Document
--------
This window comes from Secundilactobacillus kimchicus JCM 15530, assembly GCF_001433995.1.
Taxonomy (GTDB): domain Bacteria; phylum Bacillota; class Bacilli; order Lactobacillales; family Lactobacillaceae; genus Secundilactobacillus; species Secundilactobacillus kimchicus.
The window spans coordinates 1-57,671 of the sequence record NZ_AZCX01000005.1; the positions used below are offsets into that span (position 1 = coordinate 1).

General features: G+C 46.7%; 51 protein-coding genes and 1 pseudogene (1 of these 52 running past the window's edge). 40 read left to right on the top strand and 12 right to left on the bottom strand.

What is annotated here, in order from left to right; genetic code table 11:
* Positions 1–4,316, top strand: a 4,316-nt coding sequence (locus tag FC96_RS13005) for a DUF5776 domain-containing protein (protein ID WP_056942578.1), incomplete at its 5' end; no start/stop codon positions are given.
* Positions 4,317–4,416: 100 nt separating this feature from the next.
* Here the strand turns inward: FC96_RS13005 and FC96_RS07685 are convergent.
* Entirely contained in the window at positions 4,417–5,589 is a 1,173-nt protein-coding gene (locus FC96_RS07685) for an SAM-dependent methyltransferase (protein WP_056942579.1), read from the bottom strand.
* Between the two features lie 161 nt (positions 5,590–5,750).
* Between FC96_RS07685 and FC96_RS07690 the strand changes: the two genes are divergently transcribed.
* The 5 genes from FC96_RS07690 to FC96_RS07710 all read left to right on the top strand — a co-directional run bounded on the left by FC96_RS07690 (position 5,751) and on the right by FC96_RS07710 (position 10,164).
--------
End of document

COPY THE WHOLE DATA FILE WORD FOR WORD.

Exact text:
This window comes from Secundilactobacillus kimchicus JCM 15530, assembly GCF_001433995.1.
Taxonomy (GTDB): domain Bacteria; phylum Bacillota; class Bacilli; order Lactobacillales; family Lactobacillaceae; genus Secundilactobacillus; species Secundilactobacillus kimchicus.
The window spans coordinates 1-57,671 of the sequence record NZ_AZCX01000005.1; the positions used below are offsets into that span (position 1 = coordinate 1).

General features: G+C 46.7%; 51 protein-coding genes and 1 pseudogene (1 of these 52 running past the window's edge). 40 read left to right on the top strand and 12 right to left on the bottom strand.

What is annotated here, in order from left to right; genetic code table 11:
* Positions 1–4,316, top strand: a 4,316-nt coding sequence (locus tag FC96_RS13005) for a DUF5776 domain-containing protein (protein ID WP_056942578.1), incomplete at its 5' end; no start/stop codon positions are given.
* Positions 4,317–4,416: 100 nt separating this feature from the next.
* Here the strand turns inward: FC96_RS13005 and FC96_RS07685 are convergent.
* Entirely contained in the window at positions 4,417–5,589 is a 1,173-nt protein-coding gene (locus FC96_RS07685) for an SAM-dependent methyltransferase (protein WP_056942579.1), read from the bottom strand.
* Between the two features lie 161 nt (positions 5,590–5,750).
* Between FC96_RS07685 and FC96_RS07690 the strand changes: the two genes are divergently transcribed.
* The 5 genes from FC96_RS07690 to FC96_RS07710 all read left to right on the top strand — a co-directional run bounded on the left by FC96_RS07690 (position 5,751) and on the right by FC96_RS07710 (position 10,164).